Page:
Showing posts from October 7, 2018

Vampires Bloody History

Vampires are fodder for books, movies, and Halloween costumes. But for hundreds of years, they were scapegoats for disease.

The traits of modern-day vampires are pretty well established. They have fangs, drink human blood, and can’t see themselves in mirrors. They can be warded off with garlic or killed with a stake through the heart. Some, like Dracula, are aristocrats who live in castles.
But vampires didn’t start out so clearly defined. Scholars suspect that the modern conception of these Halloween monsters evolved from various traditional beliefs that were held throughout Europe. These beliefs centered around the fear that the dead, once buried, could still harm the living.
Often, these legends arose from a misunderstanding of how bodies decompose. As a corpse’s skin shrinks, its teeth and fingernails can appear to have grown longer. And as internal organs break down, a dark “purge fluid” can leak out of the nose and mouth. People unfamiliar with this process would interpret this…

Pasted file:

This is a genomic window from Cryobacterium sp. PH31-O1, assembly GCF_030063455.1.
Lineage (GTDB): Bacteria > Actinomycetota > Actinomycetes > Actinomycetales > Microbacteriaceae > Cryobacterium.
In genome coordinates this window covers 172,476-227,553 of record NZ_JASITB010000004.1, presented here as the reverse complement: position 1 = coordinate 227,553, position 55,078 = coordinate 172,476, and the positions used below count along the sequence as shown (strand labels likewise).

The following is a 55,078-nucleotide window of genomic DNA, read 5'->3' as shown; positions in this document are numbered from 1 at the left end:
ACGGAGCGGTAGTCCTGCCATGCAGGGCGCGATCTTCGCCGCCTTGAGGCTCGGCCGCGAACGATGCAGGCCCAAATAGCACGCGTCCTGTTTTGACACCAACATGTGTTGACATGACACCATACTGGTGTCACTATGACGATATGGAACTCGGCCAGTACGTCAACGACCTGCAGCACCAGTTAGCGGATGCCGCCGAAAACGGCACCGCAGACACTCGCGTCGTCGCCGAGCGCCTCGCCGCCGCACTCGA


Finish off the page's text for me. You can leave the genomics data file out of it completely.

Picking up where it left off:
Where Did Halloween Come From & How It's Been "Sugarcoated"

Although Halloween did not originate in the United States, Americans spend more than six billion dollars each year celebrating their fastest growing holiday. With an estimated 70 percent of American households participating, it has clearly become a very popular occasion indeed.